A flood watch advisory has been issued for the Nechako River after 20 to 40 millimetres of fresh rain over the past couple of days.
The B.C. River Forecast Centre upgraded the Nechako River to a flood watch on June 29 after a week of high streamflow advisory. The warning indicates river levels are rising and will approach or exceed bankfull with a possibility of flooding in adjacent areas too. Bankfull refers to the water level stage that just begins to spill out of the channel into the floodplain.
On-going snowmelt runoff in west-central B.C., along with significant amounts of rainfall in the past day has led to slow and steady rising of the Nechako River, the provincial agency said.
This has led to rise in water levels near Vanderhoof and Prince George.
“Current flows in the Nechako River near Vanderhoof (Water Survey of Canada gauge 08JC001) are at 454 m3/s (between a 2-year and 5-year flow) and has risen 6 cm since yesterday. Downstream towards Prince George, the Nechako River at Isle Pierre (08JC002) is flowing above 720 m3/s (nearing a 5-year flow) and rising.”
River Forecast Centre further estimates a rise in water levels near Vanderhoof and Prince George today with flows up to 550 m3/s at the Vanderhoof gauge, or above 800 m3/s at the Isle Pierre gauge being possible by later today or tomorrow.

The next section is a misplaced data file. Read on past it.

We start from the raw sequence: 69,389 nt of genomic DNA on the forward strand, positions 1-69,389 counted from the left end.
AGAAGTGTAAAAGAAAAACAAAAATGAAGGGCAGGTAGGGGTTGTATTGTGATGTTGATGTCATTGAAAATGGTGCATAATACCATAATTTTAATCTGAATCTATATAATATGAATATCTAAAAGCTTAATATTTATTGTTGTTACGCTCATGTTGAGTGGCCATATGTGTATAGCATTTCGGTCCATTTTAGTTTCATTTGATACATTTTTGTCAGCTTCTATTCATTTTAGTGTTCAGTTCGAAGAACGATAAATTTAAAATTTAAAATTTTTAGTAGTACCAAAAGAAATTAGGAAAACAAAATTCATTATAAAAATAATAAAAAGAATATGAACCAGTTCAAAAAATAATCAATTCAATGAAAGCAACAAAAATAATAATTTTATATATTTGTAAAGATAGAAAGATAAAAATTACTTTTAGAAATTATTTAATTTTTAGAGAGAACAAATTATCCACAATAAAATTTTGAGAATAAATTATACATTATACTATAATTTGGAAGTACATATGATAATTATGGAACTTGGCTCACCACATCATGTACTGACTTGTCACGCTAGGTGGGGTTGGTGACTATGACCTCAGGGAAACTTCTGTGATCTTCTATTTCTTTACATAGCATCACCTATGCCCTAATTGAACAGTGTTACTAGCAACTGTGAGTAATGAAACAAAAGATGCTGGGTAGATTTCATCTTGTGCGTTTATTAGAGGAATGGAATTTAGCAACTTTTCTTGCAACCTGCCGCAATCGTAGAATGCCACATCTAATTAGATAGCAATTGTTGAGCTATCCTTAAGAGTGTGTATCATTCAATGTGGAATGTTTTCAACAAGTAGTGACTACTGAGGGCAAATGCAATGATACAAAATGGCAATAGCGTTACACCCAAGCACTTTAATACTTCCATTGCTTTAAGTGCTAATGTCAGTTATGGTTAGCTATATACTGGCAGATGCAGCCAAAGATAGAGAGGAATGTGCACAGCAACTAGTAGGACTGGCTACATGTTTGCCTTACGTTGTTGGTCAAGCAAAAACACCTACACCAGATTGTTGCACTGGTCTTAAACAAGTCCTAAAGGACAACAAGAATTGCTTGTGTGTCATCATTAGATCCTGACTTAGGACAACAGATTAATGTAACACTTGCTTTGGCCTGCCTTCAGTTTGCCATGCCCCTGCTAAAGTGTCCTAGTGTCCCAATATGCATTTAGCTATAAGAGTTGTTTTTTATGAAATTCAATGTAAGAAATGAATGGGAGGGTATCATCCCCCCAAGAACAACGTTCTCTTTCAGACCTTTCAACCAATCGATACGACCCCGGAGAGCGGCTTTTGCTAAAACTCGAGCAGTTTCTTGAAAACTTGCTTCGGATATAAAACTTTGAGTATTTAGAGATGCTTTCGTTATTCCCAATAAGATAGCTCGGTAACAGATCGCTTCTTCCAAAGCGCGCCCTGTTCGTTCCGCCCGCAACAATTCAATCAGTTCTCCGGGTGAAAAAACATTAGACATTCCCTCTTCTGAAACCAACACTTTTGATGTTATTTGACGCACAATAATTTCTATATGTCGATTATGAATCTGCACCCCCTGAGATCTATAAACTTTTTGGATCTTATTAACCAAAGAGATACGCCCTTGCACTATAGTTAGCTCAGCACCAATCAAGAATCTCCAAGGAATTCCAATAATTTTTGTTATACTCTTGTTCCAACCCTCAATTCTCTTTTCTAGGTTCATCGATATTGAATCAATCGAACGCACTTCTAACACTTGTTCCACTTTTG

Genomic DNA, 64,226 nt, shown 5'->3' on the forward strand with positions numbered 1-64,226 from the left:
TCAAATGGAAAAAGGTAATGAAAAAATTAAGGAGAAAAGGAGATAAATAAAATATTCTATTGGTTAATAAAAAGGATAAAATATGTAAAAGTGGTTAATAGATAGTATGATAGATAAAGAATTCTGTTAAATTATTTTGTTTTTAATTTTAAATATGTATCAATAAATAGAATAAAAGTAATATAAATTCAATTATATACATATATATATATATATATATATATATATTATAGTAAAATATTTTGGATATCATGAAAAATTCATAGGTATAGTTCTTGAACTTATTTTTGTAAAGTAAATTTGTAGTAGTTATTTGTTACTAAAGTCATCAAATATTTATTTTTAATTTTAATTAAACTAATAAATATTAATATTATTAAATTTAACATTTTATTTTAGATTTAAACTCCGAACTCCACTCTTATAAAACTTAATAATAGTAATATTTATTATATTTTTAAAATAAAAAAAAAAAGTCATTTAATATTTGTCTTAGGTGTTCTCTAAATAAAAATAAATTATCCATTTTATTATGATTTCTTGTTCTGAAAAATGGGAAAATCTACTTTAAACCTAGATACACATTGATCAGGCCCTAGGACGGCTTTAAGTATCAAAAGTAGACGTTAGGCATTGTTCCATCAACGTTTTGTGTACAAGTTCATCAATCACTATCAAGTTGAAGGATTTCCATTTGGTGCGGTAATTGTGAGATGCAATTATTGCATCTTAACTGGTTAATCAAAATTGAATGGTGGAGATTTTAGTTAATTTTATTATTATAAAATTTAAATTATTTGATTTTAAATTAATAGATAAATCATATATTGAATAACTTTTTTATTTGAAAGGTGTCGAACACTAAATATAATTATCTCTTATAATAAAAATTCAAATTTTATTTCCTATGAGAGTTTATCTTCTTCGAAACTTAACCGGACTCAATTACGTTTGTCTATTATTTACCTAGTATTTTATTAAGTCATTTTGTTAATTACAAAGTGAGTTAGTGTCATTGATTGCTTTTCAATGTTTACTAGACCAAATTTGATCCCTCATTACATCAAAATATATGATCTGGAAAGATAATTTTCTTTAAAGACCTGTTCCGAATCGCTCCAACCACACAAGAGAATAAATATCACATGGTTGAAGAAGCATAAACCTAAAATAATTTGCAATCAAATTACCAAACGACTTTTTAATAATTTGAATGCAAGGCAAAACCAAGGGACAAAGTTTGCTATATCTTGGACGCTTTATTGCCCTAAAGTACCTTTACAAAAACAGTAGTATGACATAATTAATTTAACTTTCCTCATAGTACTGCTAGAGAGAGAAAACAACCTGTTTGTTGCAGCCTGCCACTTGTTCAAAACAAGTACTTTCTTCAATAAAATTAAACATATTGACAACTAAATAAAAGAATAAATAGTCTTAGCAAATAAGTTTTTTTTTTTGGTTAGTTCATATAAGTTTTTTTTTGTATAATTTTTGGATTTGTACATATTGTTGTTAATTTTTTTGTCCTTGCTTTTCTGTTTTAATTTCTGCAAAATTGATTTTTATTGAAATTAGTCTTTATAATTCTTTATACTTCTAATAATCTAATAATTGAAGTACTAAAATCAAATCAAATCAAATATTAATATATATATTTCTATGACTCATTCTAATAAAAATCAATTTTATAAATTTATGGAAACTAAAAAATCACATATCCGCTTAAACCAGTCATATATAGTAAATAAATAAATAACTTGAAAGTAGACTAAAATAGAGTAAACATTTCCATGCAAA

A high streamflow advisory has been issued for Chilcotin Region including the Chilcotin River, Chilko River and tributaries around the Anahim Lake, after 25 millimetres of fresh rainfall yesterday.
Meanwhile, the centre has maintained a flood warning for Quesnel River and flood watch for Thompson River from Kamloops to Spences Bridge as well as South Thompson River and Shuswap Lake.
A high streamflow advisory is also in place for North Thompson River including tributaries around Barriere, Clearwater, Blue River and Nicola River.
The River Forecast Centre estimates rainfall and potential thundershowers over the region today may further lead to increased runoff into rivers throughout the region.
Public has been advised to stay clear of fast-flowing rivers and unstable riverbanks.